The Surprising Power of Neighborly Advice

DSpace/Manakin Repository

The Surprising Power of Neighborly Advice

Citable link to this page

. . . . . .

Title: The Surprising Power of Neighborly Advice
Author: Gilbert, Daniel; Killingsworth, Matthew; Wilson, Timothy D.; Eyre, Rebecca N.

Note: Order does not necessarily reflect citation order of authors.

Citation: Gilbert, Daniel T., Matthew A. Killingsworth, Rebecca. N. Eyre, and Timothy D. Wilson. 2009. The surprising power of neighborly advice. Science 323, no. 5921: 1617-1619.
Full Text & Related Files:
Abstract: Two experiments revealed that (i) people can more accurately predict their affective reactions to a future event when they know how a neighbor in their social network reacted to the event than when they know about the event itself and (ii) people do not believe this. Undergraduates made more accurate predictions about their affective reactions to a 5-minute speed date (n = 25) and to a peer evaluation (n = 88) when they knew only how another undergraduate had reacted to these events than when they had information about the events themselves. Both participants and independent judges mistakenly believed that predictions based on information about the event would be more accurate than predictions based on information about how another person had reacted to it.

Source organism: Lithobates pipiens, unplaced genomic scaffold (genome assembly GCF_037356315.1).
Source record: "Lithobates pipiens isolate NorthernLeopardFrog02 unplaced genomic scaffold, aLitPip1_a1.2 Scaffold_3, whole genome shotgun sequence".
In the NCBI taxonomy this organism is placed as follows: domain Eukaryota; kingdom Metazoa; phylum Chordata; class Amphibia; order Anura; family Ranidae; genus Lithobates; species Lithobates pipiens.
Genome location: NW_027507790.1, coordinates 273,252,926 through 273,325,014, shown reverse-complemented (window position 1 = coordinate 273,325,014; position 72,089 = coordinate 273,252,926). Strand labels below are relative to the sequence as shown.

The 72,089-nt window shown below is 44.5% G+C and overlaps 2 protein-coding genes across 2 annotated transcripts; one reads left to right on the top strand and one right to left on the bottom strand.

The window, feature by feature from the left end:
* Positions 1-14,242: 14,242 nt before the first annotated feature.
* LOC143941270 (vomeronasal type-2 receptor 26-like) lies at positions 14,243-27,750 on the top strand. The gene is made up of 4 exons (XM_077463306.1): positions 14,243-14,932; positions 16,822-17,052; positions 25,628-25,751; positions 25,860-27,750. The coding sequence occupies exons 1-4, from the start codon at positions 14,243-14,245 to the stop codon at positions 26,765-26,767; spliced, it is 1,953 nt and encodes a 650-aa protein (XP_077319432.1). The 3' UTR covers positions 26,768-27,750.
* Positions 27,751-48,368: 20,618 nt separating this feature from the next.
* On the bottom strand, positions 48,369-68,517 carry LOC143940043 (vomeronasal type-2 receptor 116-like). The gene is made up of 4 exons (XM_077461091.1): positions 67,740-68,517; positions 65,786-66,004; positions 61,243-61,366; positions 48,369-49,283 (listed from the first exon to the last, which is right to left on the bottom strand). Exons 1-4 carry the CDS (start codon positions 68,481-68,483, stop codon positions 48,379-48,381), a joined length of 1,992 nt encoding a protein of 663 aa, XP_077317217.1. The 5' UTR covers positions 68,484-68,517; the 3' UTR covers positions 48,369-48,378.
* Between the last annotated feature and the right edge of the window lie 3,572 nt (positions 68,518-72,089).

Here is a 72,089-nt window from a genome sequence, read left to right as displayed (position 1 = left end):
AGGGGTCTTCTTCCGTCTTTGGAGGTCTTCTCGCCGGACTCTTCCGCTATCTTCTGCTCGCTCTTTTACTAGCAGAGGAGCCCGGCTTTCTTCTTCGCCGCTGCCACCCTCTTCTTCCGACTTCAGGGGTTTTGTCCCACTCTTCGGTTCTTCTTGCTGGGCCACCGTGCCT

Published Version: http://dx.doi.org/10.1126/science.1166632
Terms of Use: This article is made available under the terms and conditions applicable to Other Posted Material, as set forth at http://nrs.harvard.edu/urn-3:HUL.InstRepos:dash.current.terms-of-use#LAA
Citable link to this page: http://nrs.harvard.edu/urn-3:HUL.InstRepos:3110937

Show full Dublin Core record

This item appears in the following Collection(s)

  • FAS Scholarly Articles [6463]
    Peer reviewed scholarly articles from the Faculty of Arts and Sciences of Harvard University
 
 

Search DASH


Advanced Search
 
 

Submitters